Post-Grenfell Evacuation Plans To Protect Disabled Rejected By Government

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Messages of condolence are seen on temporary hoardings and on the covered remains of the Grenfell Tower in January. (Photo: Toby Melville via Reuters)
Messages of condolence are seen on temporary hoardings and on the covered remains of the Grenfell Tower in January. (Photo: Toby Melville via Reuters)

Messages of condolence are seen on temporary hoardings and on the covered remains of the Grenfell Tower in January. (Photo: Toby Melville via Reuters)

The government has been condemned for rejecting the Grenfell Tower enquiry’s call to provide a legally-binding evacuation plan for all disabled tenants of high-rise buildings if a fire broke out.

Some 15 of the 72 people who died in the blaze five years ago were disabled, and a recommendation from the public enquiry – published in October 2019 – called for the introduction of personal emergency evacuation plans (PEEPs) for people who would struggle to get out of a burning building.

It said that “the owner and manager of every high-rise residential building be required by law to prepare personal emergency evacuation plans (PEEPs) for all residents whose ability to self-evacuate may be compromised (such as persons with reduced mobility or cognition)”.

But in a consultation document published on Wednesday, the Home Office said it believed the cost of adopting the PEEPs policy would not be “proportionate” and that it would not be “practical” or “safe” to implement.

On the issue of “safety”, the document added that attempts to evacuate the “very mobility impaired” could “slow the evacuation of other residents”.

Instead, the Home Office said it plans to keep the controversial “stay put” policy – meaning that residents of most buildings should wait for rescue services rather than leaving in the event of a fire.

The department said the “stay put” policy is in place for buildings which are “designed to give appropriate protection” from fire so it is “generally safer” for residents to wait for emergency services to rescue them.

It said this knowledge, combined with safety reforms in the Building Safety Bill means “it would not be proportionate to mandate” the inquiry’s recommendation.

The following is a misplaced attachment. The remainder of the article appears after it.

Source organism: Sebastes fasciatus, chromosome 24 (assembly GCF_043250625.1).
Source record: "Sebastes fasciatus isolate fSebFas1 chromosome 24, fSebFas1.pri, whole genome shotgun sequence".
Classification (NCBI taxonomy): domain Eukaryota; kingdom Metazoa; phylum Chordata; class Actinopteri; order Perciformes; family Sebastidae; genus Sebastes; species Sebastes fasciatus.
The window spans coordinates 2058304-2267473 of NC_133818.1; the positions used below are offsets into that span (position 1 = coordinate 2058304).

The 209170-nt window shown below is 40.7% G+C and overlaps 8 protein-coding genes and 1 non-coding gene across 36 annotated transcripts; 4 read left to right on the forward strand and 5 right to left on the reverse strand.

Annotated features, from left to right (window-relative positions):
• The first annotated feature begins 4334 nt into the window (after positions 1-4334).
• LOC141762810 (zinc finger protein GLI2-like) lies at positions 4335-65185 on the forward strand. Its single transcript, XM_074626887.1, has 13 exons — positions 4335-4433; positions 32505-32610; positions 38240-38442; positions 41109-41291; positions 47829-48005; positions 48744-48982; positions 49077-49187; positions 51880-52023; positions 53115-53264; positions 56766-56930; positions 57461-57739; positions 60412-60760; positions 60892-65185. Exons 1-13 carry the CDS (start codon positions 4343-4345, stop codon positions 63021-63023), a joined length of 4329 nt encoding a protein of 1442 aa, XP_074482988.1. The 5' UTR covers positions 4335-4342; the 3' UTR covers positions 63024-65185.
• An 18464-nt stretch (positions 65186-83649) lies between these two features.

The Home Office has said it has launched a new consultation, in response to the previous consultation on PEEPs, to arrange an “alternative package of proposals to support the fire safety of residents whose ability to self-evacuate may be compromised”.

A spokesperson said one proposal is for designated fire safety residents in the highest risk buildings, and for fire services to be provided with up-to-date information on where the most vulnerable residents live within buildings.

But bereaved relatives of the Grenfell blaze have said they are “enraged” by the government plans.

Grenfell United, which represents people affected by the 2017 tragedy, described the response as “a disgrace” for putting disabled people at risk.

The group said: “We are enraged at the government, whose sole focus continues to be profit and not public safety.

“We’ve fought for years to create a legacy for our 72 loved ones, and to prevent another Grenfell.

“But five years on, the government has reverted back to the same policy in place before Grenfell.

“This policy resulted in 41% of those living with disabilities dying at Grenfell.

“It left them with no personal evacuation plan and no means of escape.

“They didn’t stand a chance. This report is a disgrace.

“Disabled people have the right to leave their homes safely.

“The government must implement the recommendation from the Phase 1 report of the Grenfell Inquiry and ensure personal evacuation plans for disabled residents.”

London Fire Brigade commissioner Andy Roe described PEEPs as a “key recommendation” from the inquiry and urged the government to prioritise it.

He said: “It’s vitally important that people feel safe in their own homes and have certainty about how to leave their building in the event of a fire or other emergency.

“Personal Emergency Evacuation Plans (PEEPs) were a key recommendation from the Grenfell Tower Inquiry and we want to work with government, communities and other partners to make progress on evacuation plans.”

The Home Office also said it will “improve the professionalism of the fire and rescue service through modern workforce practices” and “potentially” establish a College of Fire and Rescue.

The inquiry published 46 recommendations in 2019, of which 21 have now been incorporated into law, according to the Home Office.

This article originally appeared on HuffPost UK and has been updated.

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